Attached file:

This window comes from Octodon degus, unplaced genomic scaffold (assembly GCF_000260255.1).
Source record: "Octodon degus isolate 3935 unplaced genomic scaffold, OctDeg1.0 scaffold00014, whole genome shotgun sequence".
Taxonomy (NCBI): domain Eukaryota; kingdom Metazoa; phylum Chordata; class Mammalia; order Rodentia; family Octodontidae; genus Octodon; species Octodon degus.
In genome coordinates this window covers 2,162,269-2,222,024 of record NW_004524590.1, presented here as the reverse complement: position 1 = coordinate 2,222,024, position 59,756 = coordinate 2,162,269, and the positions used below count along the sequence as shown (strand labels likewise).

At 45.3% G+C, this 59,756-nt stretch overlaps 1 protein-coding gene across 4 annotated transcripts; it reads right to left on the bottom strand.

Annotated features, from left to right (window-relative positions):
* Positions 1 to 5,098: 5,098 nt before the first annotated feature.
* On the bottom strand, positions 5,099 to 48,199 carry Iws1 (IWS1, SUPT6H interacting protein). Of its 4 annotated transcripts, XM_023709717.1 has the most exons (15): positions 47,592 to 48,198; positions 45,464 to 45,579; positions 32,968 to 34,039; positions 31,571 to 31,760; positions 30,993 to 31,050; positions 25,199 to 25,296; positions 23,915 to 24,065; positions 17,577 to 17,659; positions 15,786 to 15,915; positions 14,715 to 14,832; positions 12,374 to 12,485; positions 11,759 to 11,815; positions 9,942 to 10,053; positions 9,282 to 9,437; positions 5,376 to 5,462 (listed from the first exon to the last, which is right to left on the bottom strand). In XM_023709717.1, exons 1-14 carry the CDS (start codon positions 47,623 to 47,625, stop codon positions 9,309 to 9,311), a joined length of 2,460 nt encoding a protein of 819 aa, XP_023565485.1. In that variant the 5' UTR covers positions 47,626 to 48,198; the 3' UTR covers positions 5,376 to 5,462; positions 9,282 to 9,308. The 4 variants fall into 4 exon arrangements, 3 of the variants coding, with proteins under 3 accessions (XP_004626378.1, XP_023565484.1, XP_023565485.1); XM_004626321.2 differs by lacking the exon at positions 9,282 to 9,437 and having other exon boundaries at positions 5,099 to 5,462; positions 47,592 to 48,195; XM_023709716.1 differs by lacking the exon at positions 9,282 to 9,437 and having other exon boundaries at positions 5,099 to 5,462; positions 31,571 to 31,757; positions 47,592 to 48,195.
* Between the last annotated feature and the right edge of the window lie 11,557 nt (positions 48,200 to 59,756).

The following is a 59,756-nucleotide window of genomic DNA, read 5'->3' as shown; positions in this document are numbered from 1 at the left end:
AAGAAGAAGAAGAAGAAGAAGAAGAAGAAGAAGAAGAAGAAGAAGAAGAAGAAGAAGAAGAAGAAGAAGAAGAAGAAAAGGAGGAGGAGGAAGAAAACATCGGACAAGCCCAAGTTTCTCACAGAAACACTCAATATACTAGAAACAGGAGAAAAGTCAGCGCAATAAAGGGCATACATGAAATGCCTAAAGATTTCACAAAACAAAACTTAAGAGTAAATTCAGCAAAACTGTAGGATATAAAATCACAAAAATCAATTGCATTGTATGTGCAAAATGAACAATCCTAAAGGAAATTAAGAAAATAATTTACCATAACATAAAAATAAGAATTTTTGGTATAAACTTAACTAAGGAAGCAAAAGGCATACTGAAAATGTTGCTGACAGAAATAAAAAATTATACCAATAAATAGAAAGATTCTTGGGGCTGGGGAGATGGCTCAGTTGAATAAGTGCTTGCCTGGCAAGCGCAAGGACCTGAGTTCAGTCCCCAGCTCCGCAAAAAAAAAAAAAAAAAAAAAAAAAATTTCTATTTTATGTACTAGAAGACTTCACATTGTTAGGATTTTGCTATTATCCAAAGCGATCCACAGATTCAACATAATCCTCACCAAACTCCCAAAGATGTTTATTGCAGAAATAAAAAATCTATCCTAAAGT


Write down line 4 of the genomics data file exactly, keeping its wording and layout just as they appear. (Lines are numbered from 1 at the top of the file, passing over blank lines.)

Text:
In genome coordinates this window covers 2,162,269-2,222,024 of record NW_004524590.1, presented here as the reverse complement: position 1 = coordinate 2,222,024, position 59,756 = coordinate 2,162,269, and the positions used below count along the sequence as shown (strand labels likewise).